Driving action to cut out food waste

VIBES Awards recognise organisations that are focused on reducing their environmental impact

This target was the first of its kind in Europe and recognises the critical role of food waste reduction in the fight against climate change

Food waste is a planet-sized problem. Every year, the world wastes an estimated 1.3 billion tonnes of food, generating about 8 per cent of global greenhouse gas emissions.

In Scotland, household food waste alone accounts for2.24 million tonnes of CO2 equivalent, representing 2.9 per cent of Scotland’s carbon footprint.

Under its Food Waste Reduction Action Plan, the Scottish Government has committed to reducing food waste per person in Scotland by 33 per cent by 2025.

“This target was the first of its kind in Europe and recognises the critical role of food waste reduction in the fight against climate change and the transition to a more circular, resource efficient economy,” says Iain Gulland, chief executive of

Zero Waste Scotland, a leader in the drive to reduce the problem in Scotland.

“Food waste sent to landfill is particularly problematic as it releases methane, a greenhouse gas many times more potent than carbon dioxide.

“In 2016, 1.15 million tonnes of biodegradable waste – food waste and other organic waste such as garden waste – was sent to landfill in Scotland. This was a 43 per cent reduction over ten years, but is still a challenging volume that must be reduced.”

Zero Waste Scotland is a partner in the VIBES – Scottish Environment Business Awards, which recognises organisations that are taking significant steps to improve or reduce their impact on the environment, typically making significant financial savings in the process.

Resource efficiency and reducing food waste are key priorities for a number of previous VIBES winners.

These include Farne Salmon, which manufactures smoked and cooked salmon products and employs more than 700 staff at its Duns site in the Scottish Borders.

Since 2014, the company has cut its food waste by about one-fifth, by using more of each fish it processes and throwing away less.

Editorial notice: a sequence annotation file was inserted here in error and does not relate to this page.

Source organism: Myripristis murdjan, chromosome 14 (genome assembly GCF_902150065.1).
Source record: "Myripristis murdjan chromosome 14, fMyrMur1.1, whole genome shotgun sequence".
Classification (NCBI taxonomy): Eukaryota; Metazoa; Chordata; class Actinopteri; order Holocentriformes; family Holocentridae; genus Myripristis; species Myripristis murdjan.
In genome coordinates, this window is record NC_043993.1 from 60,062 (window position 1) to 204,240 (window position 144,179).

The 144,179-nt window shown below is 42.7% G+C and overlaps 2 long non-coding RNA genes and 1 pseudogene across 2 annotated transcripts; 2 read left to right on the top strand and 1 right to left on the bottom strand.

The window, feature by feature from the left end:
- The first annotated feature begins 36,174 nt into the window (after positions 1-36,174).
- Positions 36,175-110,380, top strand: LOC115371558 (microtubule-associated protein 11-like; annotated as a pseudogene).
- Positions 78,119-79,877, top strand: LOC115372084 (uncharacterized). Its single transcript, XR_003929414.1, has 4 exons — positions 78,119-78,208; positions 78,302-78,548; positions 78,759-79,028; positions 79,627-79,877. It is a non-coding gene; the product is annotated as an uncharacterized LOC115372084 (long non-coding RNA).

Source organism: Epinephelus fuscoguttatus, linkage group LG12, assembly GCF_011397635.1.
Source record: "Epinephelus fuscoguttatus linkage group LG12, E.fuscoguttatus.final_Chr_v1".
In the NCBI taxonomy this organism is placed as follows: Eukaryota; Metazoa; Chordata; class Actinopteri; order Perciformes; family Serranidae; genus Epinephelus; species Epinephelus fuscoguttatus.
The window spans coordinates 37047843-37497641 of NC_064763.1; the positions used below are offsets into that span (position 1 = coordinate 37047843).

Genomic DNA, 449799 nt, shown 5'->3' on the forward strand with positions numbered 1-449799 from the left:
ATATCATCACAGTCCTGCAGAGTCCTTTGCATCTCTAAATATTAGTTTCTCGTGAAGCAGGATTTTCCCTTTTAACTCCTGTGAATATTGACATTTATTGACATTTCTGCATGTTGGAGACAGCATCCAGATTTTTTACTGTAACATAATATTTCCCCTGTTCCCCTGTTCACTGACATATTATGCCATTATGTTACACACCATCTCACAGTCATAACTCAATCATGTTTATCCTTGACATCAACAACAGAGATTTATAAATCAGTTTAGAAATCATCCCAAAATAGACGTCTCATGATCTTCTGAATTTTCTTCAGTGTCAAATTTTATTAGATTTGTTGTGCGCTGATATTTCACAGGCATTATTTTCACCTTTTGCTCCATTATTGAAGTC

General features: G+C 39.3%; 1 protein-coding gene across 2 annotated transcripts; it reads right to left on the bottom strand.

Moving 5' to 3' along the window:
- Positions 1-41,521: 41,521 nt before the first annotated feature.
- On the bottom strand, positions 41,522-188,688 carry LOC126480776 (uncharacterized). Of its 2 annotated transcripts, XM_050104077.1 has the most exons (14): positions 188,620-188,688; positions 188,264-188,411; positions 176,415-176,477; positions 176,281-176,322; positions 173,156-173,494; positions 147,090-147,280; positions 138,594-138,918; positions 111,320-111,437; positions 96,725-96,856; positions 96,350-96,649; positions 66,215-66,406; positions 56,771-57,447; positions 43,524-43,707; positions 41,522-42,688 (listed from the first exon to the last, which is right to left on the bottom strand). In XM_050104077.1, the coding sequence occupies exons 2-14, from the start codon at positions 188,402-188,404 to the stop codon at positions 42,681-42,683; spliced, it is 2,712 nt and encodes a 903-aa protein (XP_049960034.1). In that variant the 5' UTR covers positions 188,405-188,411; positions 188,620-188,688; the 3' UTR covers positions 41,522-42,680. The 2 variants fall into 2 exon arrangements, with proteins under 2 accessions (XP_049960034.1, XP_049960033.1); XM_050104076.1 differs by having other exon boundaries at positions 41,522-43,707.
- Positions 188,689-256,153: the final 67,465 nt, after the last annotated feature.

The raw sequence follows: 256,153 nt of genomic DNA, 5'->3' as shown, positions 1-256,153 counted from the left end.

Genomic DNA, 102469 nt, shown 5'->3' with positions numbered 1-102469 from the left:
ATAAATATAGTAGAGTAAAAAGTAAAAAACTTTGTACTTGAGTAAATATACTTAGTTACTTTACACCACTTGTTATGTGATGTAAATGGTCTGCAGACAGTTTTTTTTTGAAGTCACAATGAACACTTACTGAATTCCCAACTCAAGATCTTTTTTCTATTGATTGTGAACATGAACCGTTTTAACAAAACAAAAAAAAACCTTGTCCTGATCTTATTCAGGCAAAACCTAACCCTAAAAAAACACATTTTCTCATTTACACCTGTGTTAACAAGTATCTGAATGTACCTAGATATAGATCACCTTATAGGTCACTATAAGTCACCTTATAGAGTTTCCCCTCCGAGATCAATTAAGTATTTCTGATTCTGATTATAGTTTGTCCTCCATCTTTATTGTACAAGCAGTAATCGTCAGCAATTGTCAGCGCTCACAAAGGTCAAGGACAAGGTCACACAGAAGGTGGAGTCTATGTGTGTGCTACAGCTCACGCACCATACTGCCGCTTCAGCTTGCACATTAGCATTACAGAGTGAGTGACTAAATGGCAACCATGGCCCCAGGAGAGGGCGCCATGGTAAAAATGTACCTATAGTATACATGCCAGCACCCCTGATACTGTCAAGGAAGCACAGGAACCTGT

“Minimising our impact on the natural resources we use on a daily basis – namely raw materials, water and energy – has been a strong focus for the business in recent years,” says Angus Forbes, environment and projects manager at Farne Salmon.

“We understand that, in the future, only sustainably managed companies will survive and prosper.

“Our engagement and success with the VIBES awards in recent years has been a great help in encouraging and guiding us to grow with this goal in mind.”

Another previous VIBES winner, The Bay Fish and Chips in Stonehaven, Aberdeenshire, has won multiple awards for its food and dedication to sustainability.

“All food waste is collected and recycled into compost, while waste cooking oil is uplifted and converted into biofuel – no by-product is wasted,” explains the company’s founder, Calum Richardson.

Using specialist technology from Kinross-based Peel Tech – another previous VIBES winner – even the starch from potatoes used by The Bay Fish and Chips is collected and passed on to a Scottish pig farmer to help feed his livestock.

Since their inception in 1999, the VIBES – Scottish Environment Business Awards have recognised and rewarded more than 150 businesses that have championed sustainability.

The VIBES Awards are run in a strategic partnership between the Scottish Environment Protection Agency, the Scottish Government, Scottish Water, Scottish Enterprise, Highland and Islands Enterprise, Zero Waste Scotland, Energy Saving Trust and Scottish Natural Heritage.

Find out more about the VIBES – Scottish Environment Business Awards at www.vibes.org.uk